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Sandlain v. United States

United States District Court, E.D. Michigan, Southern Division

May 11, 2017

Blake Joseph Sandlain, Petitioner,
v.
United States of America, Respondent.

          R. Steven Whalen United States Magistrate Judge

         OPINION AND ORDER: (1) DENYING PETITIONER'S SECOND OR SUCCESSIVE HABEAS PETITION [89]; (2) DENYING PETITIONER'S MOTION TO SUPPLEMENT [102]; (3) DENYING PETITIONER'S MOTION UNDER FEDERAL RULE OF CIVIL PROCEDURE 60(B)(3) [103]; (4) DENYING PETITIONER'S MOTIONS UNDER FEDERAL RULE OF CIVIL PROCEDURE 60(B)(5) [104, 105]; AND (5) GRANTING PETITIONER'S MOTION TO STRIKE DOCKET ENTRY 106 [107]

          HON. GERSHWIN A. DRAIN United States District Court Judge

         I. Introduction

         Blake Joseph Sandlain, an incarcerated person proceeding pro se, plead guilty to two felonies and is currently serving his sentence in Leavenworth, Kansas. Pending before the Court is Sandlain's second or successive habeas petition, which was held in abeyance pending the Supreme Court's decision in Beckles v. United States, 137 S.Ct. 866 (2017). On March 6, 2017, the Supreme Court decided Beckles. Since then, Mr. Sandlain has filed six motions: a Motion to Supplement, which the Court construes as a motion to amend his second or successive habeas petition, and five motions involving Federal Rules of Civil Procedure 60(b)(3) and 60(b)(5). For the following reasons, the Court will deny Mr. Sandlain's second or successive habeas petition, deny Mr. Sandlain's Motion to Supplement, and deny Mr. Sandlain's claims under Federal Rule of Civil Procedure 60.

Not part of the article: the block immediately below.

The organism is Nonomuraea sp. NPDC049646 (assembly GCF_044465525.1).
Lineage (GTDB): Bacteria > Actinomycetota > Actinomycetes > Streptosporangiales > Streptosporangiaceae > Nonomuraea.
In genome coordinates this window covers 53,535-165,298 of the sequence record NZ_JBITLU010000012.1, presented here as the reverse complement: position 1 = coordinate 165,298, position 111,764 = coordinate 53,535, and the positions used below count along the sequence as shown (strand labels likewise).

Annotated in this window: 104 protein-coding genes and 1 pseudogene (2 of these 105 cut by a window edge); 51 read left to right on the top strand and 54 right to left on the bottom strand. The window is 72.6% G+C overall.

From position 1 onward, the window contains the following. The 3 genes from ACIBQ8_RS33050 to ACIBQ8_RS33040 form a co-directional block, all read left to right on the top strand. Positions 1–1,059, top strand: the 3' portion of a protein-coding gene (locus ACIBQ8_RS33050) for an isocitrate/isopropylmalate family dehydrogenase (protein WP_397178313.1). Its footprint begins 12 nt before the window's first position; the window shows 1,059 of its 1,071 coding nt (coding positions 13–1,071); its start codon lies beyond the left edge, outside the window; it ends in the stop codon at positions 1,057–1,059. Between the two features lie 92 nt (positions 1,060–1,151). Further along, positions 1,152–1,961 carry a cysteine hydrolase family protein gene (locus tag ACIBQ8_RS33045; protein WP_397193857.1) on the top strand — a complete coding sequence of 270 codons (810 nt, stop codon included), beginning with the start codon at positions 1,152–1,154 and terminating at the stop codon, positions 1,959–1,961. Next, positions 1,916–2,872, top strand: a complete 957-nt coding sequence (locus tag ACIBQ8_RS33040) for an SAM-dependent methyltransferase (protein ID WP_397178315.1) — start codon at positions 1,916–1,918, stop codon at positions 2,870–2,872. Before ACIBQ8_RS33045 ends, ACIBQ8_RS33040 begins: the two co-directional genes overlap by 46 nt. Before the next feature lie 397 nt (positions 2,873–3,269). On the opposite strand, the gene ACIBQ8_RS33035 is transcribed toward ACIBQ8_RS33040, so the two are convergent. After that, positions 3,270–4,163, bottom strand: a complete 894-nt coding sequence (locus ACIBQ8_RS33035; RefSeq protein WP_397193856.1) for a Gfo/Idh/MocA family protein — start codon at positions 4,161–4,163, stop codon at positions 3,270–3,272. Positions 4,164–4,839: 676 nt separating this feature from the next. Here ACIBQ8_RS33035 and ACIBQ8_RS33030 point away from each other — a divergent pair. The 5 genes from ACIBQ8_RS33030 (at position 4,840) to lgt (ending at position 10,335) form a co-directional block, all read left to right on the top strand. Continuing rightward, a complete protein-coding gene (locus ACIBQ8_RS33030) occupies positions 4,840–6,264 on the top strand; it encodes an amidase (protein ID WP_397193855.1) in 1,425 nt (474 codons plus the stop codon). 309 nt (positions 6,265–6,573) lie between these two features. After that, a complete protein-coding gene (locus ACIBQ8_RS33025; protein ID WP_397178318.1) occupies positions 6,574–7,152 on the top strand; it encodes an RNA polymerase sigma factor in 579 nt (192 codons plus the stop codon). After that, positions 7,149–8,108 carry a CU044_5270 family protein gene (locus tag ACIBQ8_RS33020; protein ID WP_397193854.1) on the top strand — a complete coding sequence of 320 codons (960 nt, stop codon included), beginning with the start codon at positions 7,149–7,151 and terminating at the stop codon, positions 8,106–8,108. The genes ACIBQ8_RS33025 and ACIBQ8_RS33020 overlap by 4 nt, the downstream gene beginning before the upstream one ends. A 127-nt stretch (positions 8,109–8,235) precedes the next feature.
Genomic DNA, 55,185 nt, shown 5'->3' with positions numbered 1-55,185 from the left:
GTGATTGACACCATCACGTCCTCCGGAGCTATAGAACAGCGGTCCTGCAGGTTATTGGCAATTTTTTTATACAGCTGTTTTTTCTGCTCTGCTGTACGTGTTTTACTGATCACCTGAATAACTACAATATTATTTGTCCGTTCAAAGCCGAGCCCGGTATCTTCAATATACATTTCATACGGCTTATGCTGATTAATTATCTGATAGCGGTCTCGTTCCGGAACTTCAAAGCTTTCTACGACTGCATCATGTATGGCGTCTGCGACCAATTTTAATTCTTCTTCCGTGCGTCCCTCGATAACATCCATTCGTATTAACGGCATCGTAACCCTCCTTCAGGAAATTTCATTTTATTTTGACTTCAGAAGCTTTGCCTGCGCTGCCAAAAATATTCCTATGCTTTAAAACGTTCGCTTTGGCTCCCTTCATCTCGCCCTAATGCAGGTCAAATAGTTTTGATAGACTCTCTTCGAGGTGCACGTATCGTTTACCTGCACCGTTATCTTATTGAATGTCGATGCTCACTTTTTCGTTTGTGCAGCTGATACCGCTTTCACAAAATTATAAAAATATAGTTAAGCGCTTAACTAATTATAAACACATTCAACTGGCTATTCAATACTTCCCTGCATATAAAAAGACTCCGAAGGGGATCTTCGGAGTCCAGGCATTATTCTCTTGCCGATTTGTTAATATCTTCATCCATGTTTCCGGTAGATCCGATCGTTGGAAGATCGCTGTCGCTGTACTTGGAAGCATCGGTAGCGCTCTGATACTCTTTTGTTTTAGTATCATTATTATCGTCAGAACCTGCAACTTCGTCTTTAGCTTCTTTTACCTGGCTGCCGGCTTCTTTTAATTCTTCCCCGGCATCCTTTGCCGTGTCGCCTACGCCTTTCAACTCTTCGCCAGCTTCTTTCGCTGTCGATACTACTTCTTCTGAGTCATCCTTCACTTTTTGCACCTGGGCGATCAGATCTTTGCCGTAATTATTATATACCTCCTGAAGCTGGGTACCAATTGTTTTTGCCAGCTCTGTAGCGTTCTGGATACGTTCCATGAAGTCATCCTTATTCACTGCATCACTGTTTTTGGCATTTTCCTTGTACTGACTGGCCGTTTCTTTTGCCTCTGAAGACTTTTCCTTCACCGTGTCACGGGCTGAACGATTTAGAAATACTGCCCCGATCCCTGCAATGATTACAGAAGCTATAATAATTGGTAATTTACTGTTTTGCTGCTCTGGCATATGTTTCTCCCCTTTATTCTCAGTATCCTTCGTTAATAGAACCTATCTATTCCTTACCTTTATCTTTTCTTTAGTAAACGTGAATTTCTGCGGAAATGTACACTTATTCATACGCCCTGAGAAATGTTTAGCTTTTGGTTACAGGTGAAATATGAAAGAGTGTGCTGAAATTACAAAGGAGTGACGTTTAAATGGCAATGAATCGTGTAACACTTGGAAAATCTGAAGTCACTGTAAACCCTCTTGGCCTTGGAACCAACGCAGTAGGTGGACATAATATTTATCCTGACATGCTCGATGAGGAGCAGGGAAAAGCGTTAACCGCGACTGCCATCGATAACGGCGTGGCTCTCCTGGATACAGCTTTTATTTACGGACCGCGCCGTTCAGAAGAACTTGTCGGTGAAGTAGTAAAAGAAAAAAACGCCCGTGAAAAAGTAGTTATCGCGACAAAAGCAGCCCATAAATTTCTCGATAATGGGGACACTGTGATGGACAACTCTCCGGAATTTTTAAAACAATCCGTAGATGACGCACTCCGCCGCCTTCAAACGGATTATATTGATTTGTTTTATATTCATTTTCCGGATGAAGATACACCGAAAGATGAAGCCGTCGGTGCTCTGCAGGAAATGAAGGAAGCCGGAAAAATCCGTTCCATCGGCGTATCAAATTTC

II. Factual Background

         On April 28, 2014, a federal grand jury indicted Blake Joseph Sandlain (“Petitioner” or “Mr. Sandlain”) for: (1) being a felon in possession of a firearm; (2) possession with the intent to distribute a controlled substance; (3) maintaining drug-involved premises; and (4) using a firearm in furtherance of a drug trafficking crime. Dkt. No. 7. On January 8, 2015, Mr. Sandlain entered into a plea agreement, which the Court accepted. Dkt. No. 44. The Court sentenced Mr. Sandlain to 180 months imprisonment and supervised release for three years. Dkt. No. 73. Mr. Sandlain did not appeal.